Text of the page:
Health Care and Education & Workforce Development

Mooresville hospital plans next expansion: $33 million project would add emergency department, boost other service areas

March 20, 2006

St. Francis Hospital-Mooresville might finally land the emergency department town leaders want, thanks to a proposed $33 million expansion and renovation.

Plans for an emergency department surfaced in bond paperwork the hospital filed recently with the Indiana Health and Educational Facility Financing Authority. The filing said the hospital also plans to add private rooms and renovate its surgery, joint and colorectal care facilities.

Adding an emergency department also was mentioned in a lawsuit St. Francis officials filed last year against Morgan County in a successful attempt to overturn a moratorium that limited health care construction.

Hospital representatives declined to discuss the expansion.

"We have not finalized the project plans, so we're not releasing any details pertaining to the Mooresville expansion at this time," said Kelli Searles, the hospital's director of marketing and community relations.

Even so, the hospital's parent-Mishawaka-based Sisters of St. Francis Health Services Inc.-has filed plans to issue more than $19 million in bonds to help cover construction costs at the 80-bed hospital.

The Sisters of St. Francis operates St. Francis Hospital & Health Centers, which runs the Mooresville hospital and locations in Beech Grove and at Emerson Avenue and Stop 11 Road on the south side.

The Mooresville hospital will add 110,000 square feet in a two-story expansion that would boost its size nearly 50 percent, according to a project description filed with the state Department of Homeland Security's Division of Fire and Building Safety. That paperwork pegs the project cost at $33 million.

St. Francis has invested $60 million in its Mooresville campus since purchasing the former Kendrick Memorial Hospital in 1999. In 2004, it dedicated a $20.8 million expansion that added 77,000 square feet and increased the hospital's size 40 percent.

The hospital doubled the capacity of its PromptMed urgent care facility and moved it into the main hospital during that project.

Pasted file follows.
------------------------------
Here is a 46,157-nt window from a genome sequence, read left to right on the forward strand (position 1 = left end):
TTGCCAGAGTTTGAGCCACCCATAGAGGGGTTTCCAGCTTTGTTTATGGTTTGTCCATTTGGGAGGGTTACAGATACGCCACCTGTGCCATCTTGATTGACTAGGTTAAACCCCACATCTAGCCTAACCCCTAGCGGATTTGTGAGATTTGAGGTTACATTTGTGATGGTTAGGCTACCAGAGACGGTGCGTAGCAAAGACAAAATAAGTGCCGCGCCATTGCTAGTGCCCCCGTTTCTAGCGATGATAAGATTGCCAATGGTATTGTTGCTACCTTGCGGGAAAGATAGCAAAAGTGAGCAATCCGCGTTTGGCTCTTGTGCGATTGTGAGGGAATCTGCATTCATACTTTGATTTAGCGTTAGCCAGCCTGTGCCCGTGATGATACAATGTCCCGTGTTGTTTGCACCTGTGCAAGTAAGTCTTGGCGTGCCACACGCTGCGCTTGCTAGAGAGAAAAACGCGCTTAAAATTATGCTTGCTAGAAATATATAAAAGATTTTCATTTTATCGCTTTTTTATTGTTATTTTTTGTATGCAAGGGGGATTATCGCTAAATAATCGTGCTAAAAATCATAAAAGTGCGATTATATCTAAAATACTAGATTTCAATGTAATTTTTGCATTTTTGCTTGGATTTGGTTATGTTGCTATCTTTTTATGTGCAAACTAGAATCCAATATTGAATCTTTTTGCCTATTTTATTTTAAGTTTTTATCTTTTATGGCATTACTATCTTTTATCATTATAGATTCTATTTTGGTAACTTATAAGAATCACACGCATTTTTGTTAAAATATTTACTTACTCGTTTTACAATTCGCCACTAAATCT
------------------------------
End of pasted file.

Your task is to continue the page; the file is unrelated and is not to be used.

The possibility of an emergency department is an inviting prospect for Mooresville Town Council President Tom Warthen. He said community leaders and residents have "longed for and hoped for an emergency room closer to our town."

Ambulance crews currently take patients to one of four locations: St. Francis' south-side hospital, Methodist Hospital downtown, Hendricks Regional Health in Danville or Martinsville's Morgan Hospital & Medical Center.

Sometimes it takes them two hours to reach one of those hospitals, drop off the patient, fill out paperwork, and return to Mooresville, according to Warthen.

"That two hours is what's killing us," he said. "We'd be delighted to see emergency room services provided."

The prospect of another Morgan County emergency department draws a different reaction from Tom Laux, president and CEO of the 88-bed Morgan Hospital & Medical Center.

"You've got to keep your facilities up, and I'm sure they have a need to do that. Where I get concerned is when they unnecessarily duplicate existing services that the community owns here," he said.

He believes the seven emergency rooms-including his-that sit within a 30-minute drive of Mooresville already meet emergency care needs. However, he said he also respects the perspective of town leaders who want one.

Morgan Hospital recently began a fiveyear development agreement with Indianapolis-based Clarian Health Partners. Laux has said that agreement could include help with Morgan's own expansion plans, which call for a 77-bed patient tower and development of 35 acres of land it owns.

Any additional construction in Mooresville won't curb those plans, he said. The hospital's business has averaged 11-percent annual growth, and Laux feels Morgan Hospital can continue to compete on quality.

"We've established a very positive track record of success, and we intend to keep that going," he said.
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